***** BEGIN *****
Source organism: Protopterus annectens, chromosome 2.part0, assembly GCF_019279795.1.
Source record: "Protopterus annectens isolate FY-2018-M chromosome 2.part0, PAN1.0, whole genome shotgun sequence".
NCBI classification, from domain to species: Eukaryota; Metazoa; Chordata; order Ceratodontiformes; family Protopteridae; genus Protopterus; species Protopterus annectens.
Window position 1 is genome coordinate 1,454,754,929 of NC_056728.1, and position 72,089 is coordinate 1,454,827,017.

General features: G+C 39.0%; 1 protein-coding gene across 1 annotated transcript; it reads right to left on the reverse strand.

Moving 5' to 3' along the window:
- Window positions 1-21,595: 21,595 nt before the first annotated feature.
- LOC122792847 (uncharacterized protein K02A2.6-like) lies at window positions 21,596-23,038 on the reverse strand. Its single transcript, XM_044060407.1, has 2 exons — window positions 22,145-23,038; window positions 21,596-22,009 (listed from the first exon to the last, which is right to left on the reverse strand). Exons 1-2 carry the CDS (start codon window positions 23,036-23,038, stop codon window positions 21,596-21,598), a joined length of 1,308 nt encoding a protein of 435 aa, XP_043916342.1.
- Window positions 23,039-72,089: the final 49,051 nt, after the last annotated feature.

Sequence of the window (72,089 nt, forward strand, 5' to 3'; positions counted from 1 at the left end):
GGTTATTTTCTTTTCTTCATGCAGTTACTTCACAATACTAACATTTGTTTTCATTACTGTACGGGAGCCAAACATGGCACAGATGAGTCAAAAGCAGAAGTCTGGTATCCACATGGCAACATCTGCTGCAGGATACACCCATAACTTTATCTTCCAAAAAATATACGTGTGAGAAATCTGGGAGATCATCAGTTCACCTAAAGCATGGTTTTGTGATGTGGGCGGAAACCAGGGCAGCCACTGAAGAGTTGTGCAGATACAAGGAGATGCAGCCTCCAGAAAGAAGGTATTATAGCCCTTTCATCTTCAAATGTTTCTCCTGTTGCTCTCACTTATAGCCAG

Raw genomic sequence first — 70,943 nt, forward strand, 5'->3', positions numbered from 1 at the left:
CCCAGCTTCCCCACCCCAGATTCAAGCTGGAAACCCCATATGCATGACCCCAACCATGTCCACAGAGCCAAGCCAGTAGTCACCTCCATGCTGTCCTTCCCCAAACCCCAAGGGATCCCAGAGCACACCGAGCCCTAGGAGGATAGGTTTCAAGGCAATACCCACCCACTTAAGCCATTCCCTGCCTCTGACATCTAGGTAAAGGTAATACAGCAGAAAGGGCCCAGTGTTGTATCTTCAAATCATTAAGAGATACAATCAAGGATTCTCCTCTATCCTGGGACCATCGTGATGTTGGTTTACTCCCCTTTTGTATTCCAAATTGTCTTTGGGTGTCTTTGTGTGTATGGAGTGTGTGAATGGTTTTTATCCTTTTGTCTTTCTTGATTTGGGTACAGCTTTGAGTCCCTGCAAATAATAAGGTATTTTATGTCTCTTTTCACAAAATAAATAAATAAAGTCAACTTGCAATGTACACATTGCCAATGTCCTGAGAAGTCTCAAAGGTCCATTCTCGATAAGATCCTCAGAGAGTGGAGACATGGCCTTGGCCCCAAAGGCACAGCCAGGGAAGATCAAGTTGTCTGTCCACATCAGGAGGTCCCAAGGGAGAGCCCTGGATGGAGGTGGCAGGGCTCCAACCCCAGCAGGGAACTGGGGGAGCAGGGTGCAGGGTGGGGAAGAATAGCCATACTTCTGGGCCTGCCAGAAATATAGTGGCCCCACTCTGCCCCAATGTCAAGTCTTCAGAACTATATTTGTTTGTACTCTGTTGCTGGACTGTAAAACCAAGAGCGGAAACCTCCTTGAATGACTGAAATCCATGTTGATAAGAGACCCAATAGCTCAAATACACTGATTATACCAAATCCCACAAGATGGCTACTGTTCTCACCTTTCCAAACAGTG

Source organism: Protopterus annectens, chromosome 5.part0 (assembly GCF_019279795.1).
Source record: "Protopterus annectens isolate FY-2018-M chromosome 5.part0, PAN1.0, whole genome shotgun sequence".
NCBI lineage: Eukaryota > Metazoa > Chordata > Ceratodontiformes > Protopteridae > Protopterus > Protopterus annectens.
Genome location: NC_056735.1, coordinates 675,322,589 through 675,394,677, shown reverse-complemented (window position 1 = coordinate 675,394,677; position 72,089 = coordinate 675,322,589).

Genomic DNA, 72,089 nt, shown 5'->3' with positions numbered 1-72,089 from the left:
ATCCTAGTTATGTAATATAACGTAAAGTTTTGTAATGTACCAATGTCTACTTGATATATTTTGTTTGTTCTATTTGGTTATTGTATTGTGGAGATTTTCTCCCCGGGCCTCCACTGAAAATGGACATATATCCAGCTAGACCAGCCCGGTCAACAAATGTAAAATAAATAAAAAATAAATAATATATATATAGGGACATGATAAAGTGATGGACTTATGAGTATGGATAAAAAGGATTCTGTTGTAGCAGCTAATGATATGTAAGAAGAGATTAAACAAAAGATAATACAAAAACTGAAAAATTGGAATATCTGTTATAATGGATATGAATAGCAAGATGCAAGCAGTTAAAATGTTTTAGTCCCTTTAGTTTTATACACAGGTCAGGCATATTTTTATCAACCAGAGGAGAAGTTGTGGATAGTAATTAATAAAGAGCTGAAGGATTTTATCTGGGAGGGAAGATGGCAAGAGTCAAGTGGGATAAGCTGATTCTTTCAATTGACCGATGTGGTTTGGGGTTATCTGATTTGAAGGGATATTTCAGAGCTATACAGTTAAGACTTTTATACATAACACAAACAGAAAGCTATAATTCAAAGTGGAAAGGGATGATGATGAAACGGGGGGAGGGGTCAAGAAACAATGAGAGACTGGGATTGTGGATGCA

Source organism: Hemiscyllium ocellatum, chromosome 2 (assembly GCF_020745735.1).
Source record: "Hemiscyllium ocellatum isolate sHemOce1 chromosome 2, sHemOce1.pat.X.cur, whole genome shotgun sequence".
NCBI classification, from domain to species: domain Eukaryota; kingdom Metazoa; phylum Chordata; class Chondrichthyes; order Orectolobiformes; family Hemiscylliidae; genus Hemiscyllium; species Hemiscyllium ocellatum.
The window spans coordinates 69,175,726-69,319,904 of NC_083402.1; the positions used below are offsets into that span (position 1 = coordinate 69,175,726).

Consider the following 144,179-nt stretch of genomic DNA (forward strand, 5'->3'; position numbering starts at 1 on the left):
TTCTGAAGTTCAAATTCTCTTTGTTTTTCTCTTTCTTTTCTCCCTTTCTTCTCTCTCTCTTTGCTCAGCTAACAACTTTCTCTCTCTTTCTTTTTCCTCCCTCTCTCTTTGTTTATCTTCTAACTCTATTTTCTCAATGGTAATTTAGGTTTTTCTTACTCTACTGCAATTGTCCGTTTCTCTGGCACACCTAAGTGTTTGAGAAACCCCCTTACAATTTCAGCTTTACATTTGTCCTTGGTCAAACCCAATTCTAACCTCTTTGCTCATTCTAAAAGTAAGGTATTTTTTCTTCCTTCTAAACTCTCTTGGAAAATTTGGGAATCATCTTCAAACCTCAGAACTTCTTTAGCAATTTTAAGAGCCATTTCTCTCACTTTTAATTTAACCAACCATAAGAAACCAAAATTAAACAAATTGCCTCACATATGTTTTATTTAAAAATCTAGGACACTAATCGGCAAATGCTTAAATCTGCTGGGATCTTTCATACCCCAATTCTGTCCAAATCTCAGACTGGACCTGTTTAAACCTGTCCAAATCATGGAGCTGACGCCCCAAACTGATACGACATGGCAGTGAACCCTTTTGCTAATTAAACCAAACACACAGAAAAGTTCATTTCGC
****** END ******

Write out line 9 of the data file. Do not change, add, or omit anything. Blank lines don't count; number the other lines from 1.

- Window positions 23,039-72,089: the final 49,051 nt, after the last annotated feature.